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Re: [SCA-JML] yojimbo

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  • Barbara Nostrand
    Noble Cousin! Greetings from Solveig! Yojinbo does not show up in my larger kogojiten. The movie is set in the mid 19th century. What are you trying to do with
    Message 1 of 8 , Sep 9, 2001
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      Noble Cousin!

      Greetings from Solveig! Yojinbo does not show up in my larger kogojiten.
      The movie is set in the mid 19th century. What are you trying to do with
      the "title" you are working on? Maybe you are looking for "retainer" or
      some similar concept?

      Your Humble Survant
      Solveig Throndardottir
      Amateur Scholar
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    • Anthony J. Bryant
      ... It doesn t show in my kogo jiten... For the record, it has connotations similar to hired gun in the Japanese vernacular, so it s not exactly a term of
      Message 2 of 8 , Sep 9, 2001
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        mgiard@... wrote:

        >
        > I would like to know if the term "yojimbo" is period (SCA) I'm
        > searching for a nippon version of the "men at arms" pseudo-unofficial-
        > title... Is there another period nippon term that will fit better?
        >

        It doesn't show in my kogo jiten...

        For the record, it has connotations similar to "hired gun" in the Japanese
        vernacular, so it's not exactly a term of respect. It's a job description to
        be sure, but not an elite one. <G>

        As to "man at arms" -- it depends. What do *you* mean by "man at arms"?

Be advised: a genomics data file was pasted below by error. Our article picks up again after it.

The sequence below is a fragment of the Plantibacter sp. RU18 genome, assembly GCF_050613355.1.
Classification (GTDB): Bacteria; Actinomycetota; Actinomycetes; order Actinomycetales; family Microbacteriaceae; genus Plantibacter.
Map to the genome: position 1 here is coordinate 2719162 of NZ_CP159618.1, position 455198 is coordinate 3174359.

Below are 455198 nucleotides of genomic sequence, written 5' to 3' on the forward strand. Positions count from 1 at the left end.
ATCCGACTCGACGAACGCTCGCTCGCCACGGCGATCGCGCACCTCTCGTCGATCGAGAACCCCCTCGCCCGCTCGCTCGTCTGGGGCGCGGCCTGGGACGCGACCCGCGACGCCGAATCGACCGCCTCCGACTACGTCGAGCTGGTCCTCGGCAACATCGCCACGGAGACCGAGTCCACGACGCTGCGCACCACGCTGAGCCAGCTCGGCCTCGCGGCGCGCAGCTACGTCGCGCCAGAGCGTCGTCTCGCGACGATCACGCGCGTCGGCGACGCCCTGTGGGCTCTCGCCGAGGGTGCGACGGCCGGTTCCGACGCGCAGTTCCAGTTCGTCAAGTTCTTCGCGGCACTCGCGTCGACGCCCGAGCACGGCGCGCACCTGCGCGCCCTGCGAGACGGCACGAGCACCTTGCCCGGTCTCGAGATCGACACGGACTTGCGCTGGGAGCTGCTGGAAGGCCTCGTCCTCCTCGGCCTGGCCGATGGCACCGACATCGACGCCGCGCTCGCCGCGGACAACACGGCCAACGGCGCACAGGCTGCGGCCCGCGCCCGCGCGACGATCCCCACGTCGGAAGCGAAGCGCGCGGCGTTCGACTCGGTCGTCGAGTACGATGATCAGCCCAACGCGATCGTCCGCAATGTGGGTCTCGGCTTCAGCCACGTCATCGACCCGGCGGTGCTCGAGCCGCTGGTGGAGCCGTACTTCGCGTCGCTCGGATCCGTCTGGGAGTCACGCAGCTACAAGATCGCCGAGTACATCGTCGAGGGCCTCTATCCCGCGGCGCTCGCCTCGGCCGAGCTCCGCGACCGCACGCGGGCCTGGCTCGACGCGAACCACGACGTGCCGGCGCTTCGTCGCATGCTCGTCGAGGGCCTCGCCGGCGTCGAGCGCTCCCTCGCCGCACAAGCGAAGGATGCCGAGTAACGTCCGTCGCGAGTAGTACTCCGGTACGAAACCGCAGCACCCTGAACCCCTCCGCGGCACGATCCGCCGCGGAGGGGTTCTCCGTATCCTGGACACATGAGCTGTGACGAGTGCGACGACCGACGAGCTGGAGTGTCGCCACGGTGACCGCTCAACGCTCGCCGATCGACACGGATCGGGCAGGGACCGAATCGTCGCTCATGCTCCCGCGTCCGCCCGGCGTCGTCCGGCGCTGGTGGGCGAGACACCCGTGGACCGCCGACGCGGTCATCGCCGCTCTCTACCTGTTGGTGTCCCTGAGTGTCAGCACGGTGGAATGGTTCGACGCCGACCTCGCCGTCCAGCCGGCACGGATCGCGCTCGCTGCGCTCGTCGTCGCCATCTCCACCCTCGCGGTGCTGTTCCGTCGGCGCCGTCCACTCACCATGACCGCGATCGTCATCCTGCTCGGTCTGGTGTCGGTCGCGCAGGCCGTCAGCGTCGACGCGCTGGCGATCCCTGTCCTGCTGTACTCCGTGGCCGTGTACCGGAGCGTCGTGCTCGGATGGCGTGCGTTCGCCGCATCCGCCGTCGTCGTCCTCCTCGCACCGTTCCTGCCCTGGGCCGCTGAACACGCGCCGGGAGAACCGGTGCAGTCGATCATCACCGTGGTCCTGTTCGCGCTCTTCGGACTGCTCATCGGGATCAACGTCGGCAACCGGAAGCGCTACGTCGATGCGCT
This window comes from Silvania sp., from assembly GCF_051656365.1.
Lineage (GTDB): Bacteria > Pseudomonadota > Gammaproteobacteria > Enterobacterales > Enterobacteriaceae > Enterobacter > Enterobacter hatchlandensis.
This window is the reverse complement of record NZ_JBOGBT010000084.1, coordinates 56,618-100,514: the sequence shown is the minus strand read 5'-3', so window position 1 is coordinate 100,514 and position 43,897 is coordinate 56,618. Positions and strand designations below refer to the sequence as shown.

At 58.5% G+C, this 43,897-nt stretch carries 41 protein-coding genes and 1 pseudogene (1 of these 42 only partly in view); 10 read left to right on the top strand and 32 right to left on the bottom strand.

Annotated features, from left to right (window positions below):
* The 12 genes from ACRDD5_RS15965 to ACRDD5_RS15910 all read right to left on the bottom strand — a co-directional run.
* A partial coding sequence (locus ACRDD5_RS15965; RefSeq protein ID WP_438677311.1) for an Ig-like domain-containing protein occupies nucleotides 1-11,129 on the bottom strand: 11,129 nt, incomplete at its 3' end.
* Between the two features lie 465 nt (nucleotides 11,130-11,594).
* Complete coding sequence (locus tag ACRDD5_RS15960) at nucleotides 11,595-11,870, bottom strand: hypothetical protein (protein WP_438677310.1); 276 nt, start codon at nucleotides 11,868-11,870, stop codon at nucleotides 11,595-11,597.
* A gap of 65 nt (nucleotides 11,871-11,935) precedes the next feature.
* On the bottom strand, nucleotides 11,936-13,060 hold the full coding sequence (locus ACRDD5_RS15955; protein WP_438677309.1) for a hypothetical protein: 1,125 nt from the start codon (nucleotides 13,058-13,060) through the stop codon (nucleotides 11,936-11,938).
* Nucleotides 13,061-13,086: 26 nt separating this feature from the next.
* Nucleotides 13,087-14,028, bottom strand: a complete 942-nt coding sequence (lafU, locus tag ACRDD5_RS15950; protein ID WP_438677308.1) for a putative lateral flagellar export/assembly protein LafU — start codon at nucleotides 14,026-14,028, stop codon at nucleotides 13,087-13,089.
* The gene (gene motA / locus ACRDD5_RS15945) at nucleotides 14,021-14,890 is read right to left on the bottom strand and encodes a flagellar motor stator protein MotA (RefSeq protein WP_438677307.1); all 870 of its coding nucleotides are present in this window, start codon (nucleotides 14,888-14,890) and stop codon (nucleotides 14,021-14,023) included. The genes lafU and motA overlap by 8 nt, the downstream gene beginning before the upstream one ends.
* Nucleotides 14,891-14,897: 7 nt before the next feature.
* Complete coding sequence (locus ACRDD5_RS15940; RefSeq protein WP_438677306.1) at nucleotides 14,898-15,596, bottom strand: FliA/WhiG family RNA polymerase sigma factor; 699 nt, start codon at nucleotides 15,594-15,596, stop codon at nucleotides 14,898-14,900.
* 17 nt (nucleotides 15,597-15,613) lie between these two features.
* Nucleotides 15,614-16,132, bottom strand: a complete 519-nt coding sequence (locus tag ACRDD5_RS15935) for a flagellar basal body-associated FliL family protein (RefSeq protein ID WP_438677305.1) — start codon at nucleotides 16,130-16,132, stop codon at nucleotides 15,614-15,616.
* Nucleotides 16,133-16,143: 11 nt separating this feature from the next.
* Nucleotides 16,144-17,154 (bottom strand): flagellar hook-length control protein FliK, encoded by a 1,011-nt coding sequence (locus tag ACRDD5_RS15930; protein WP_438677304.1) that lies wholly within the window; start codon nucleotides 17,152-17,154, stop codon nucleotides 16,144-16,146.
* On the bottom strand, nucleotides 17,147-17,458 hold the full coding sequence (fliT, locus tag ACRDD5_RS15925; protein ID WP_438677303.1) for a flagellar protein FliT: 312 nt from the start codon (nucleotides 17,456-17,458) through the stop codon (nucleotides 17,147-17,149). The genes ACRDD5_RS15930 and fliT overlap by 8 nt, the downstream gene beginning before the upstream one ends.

Someone who carries a weapon, a guard, a retainer, what? The term is rather
        vague.

        Effingham
      • Anthony J. Bryant
        ... Well, actually, historically speaking, bushi *were* samurai. There are various terms to describe retainers and the like (kinjuu, koshou, etc.) but the
        Message 3 of 8 , Sep 9, 2001
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          roningold@... wrote:

          > I would recomend 'Bushi' as the correct term to use. It was the most
          > common reference to a 'man-at-arms' that had no status as a samurai
          > or samurai's retainer.
          >

          Well, actually, historically speaking, bushi *were* samurai.

          There are various terms to describe retainers and the like (kinjuu, koshou,
          etc.) but the exact term depends on the job description.

          Effingham
        • mgiard@hotmail.com
          Konnichi Wah Effingham -dono! ... arms ? ... is rather ... Ok, I m member of a small sca fighting household(not even official). Our household leader is a
          Message 4 of 8 , Sep 11, 2001
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            Konnichi Wah Effingham -dono!

            > As to "man at arms" -- it depends. What do *you* mean by "man at
            arms"?
            > Someone who carries a weapon, a guard, a retainer, what? The term
            is rather
            > vague.

            Ok, I'm member of a small sca fighting household(not even
            official). Our household leader is a squire for now( Lord Morgan
            MacGowan) and we try to add some roleplaying flavor in our household.
            So everyone in the household try to add a personal/cultural flavor of
            his implication in our household
            The other members, like me, are all but men-at-arms of our leader.
            We help him to set up for combat, we share special combat manoeuvers,
            we train as a small melee unit under command of our leader, etc... We
            help him being someday knighted and, in return he help up someday
            being squired...